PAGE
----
About half of Americans can name a man who is a leader in technology — whether it’s Bill Gates, Steve Jobs, Mark Zuckerberg or Elon Musk.
But when a new survey asked respondents if they could name women tech leaders, the results weren’t exactly encouraging. Only 8.3 percent of the 1,000 American consumers surveyed said they could name a woman tech leader — and only 4 percent of respondents could actually come up with a name.
Even more alarming? A quarter of the respondents who offered a name said “Alexa” or “Siri,” according to the new study commissioned by LivePerson, a technology and messaging company.
One of the goals of the research was to determine Americans’ attitudes about artificial intelligence (AI) services like Alexa, Siri and Google, which feature women’s voices.
“Why do all the conversational AI interfaces default to women’s voices?” Andrea Fjeld, a content producer for LivePerson, asked in a post about the research. “Will the continued use of AI carry with it the gender stereotyping and historical baggage of the last 30 years, when women in technology were largely marginalized?”
About 85 percent of respondents said they realized the default gender of their voice assistants was female, but only about half of the respondents said they’d questioned why, the survey found. Roughly 45 percent of respondents said they preferred women voice assistants, and another 45 percent said they didn’t care about the gender. Less than 10 percent said they’d prefer a male voice assistant.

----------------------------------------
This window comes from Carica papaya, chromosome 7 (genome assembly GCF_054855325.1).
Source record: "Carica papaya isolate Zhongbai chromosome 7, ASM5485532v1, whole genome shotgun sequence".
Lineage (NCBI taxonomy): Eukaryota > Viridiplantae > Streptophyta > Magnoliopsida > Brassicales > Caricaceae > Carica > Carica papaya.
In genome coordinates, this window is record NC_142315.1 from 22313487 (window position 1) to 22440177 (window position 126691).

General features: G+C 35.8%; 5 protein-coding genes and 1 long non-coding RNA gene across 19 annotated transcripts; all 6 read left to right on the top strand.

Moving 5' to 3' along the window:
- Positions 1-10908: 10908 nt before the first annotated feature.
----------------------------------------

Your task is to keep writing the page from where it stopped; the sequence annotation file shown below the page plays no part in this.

About half of survey respondents said they generally think there’s an equal mixture of men and women working in the technology and artificial intelligence sectors.
That’s not how the gender divide in tech and science breaks down in real life, though: Only about 24 percent of jobs in science, technology, engineering and math are held by women, according to the U.S. Department of Commerce. The entire U.S. workforce, meanwhile, is about 47 percent women.
And while survey respondents struggled to name famous women in tech, there are women in powerful leadership roles at several tech companies.
Sheryl Sandberg, the chief operating officer at Facebook, came to the social media company after serving as an executive at Google. She’s worth more than $1.5 billion, Forbes reports.
YouTube’s chief executive is a woman, Susan Wojcicki, as is IBM’s leader, Ginni Rometty — and Safra Catz, co-CEO of Oracle, is among the highest paid women executives in the world, Forbes reports.
Nearly 60 percent of respondents said they would trust big tech companies to be more ethical if women were at the helm, the research found.